The Bush administration says its plan to rebuild Iraq is modeled on the farsighted spirit of the Marshall Plan. But lawmakers and historians are increasingly finding flaws in the postwar analogy, many of which are at the heart of the debate over the administration's US$87 billion spending request, which includes a modest amount for Afghanistan.
The Marshall Plan, they say, required a much larger contribution from its European beneficiaries after World War II than the administration is asking of Iraq. European countries were required by the Truman administration to match every dollar of US aid, and 10 percent of the Marshall Plan's US$13 billion (worth about US$105 billion today)was made up of loans.
By contrast, the US$20.3 billion reconstruction grant for Iraq is not contingent on any contribution from that country's future revenues. Paul Bremer, the US administrator in Iraq, told senators this week that Iraq might eventually be able to share a large portion of the costs with its oil revenues, but he said the country is too burdened with debt to take on another large loan now.
Iraq owes US$200 billion, about half in reparations to Saudi Arabia and Kuwait for damages surrounding the invasion of Kuwait and the 1991 Persian Gulf War, the rest borrowed from France, Russia, Germany and Japan by Saddam Hussein's government.
The refusal to guarantee the US some form of return on its investment is causing enormous consternation among both Republicans and Democrats on Capitol Hill. Their constituents are pressing them to explain the great expenditures on Iraq at a time of high deficits and squeezed domestic spending.
Republican Senator Susan Collins of Maine told Bremer at a hearing on Thursday that Americans would be "justifiably outraged" if a dime of taxpayer aid allowed Iraq to pay back its loans to creditors in France or Saudi Arabia.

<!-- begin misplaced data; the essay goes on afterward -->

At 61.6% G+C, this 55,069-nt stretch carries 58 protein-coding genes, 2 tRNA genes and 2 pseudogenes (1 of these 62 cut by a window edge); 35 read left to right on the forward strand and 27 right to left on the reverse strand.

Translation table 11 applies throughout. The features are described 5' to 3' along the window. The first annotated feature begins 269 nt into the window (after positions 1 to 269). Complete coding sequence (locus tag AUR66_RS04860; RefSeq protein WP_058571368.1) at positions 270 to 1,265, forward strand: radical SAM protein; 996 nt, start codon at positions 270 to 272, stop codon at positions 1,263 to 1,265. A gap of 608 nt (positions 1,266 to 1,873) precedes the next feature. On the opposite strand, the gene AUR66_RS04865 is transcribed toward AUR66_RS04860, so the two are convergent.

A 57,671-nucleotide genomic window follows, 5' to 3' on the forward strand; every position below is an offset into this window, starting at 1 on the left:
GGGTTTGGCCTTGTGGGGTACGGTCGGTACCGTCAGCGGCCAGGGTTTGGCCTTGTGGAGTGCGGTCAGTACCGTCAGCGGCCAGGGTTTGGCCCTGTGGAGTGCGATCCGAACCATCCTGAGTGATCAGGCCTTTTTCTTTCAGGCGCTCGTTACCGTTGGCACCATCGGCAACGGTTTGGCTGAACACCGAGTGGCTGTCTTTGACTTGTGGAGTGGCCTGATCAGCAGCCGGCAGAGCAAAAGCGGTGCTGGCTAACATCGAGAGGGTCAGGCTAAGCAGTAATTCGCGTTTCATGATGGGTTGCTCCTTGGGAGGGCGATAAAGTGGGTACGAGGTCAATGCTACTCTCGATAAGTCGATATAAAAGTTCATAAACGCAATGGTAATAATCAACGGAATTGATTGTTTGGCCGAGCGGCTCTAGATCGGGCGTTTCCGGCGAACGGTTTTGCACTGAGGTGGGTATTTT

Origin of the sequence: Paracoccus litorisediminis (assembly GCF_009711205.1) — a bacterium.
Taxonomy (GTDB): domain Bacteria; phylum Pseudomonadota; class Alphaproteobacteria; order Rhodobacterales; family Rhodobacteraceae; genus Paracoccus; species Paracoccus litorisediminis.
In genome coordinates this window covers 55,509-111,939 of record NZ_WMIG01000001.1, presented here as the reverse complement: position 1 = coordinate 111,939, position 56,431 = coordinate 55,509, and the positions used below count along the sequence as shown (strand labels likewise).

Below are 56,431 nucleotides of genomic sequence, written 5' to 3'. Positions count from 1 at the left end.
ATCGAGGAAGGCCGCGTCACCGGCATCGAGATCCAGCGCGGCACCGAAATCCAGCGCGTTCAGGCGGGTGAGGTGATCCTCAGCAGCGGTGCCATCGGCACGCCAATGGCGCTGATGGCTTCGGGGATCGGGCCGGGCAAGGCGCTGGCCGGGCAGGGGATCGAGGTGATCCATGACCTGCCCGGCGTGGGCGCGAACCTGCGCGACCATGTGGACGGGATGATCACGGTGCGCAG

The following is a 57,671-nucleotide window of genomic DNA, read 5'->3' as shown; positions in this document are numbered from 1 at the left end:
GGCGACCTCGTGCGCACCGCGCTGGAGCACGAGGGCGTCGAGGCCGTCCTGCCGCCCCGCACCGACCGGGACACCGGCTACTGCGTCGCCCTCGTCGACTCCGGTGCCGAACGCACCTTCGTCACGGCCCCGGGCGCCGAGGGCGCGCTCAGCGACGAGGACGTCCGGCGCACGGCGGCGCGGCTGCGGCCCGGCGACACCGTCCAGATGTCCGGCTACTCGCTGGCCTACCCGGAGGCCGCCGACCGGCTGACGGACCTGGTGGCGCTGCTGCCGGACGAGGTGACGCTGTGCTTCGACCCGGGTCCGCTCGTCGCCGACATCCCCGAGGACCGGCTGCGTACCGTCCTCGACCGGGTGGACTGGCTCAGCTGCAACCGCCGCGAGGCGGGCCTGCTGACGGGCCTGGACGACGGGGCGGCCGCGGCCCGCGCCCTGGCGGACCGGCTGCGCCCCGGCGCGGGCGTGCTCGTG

"The American taxpayer is very generous," she said, citing Iraq's short-term needs. "But in the long run, Iraq will be a prosperous country. Therefore, it seems logical to many of us to come up with a way to structure part of the construction costs as a long-term loan."
Scott McClellan, the White House spokesman, said on Friday that the administration still opposed a loan to Iraq but was willing to work with Congress to get the package approved.
Bremer and other administration officials say Iraq's needs are immediate and desperate, and the investment is necessary to prevent Iraq from returning to the kind of tyranny that can breed terrorism.
But Larry Bland, the editor of General George Marshall's papers, said the primary purpose of the European reconstruction program was not a guarantee of safety or pure altruism but rather American and global economic needs.
"The primary emphasis of the Marshall Plan was on restimulating trade," said Bland, who has produced four volumes of the former secretary of state's papers for the Marshall Foundation.
"The countries of Europe ... had no money to buy anything from us, so trade was dead. The idea was to stimulate their economy so they could buy goods again," he said.
Some Republicans, like Senator John Warner of Virginia, chairman of the Armed Services Committee, said the comparison to the previous plan was apt, predicting that the reconstruction of Iraq would eventually pay for itself many times over.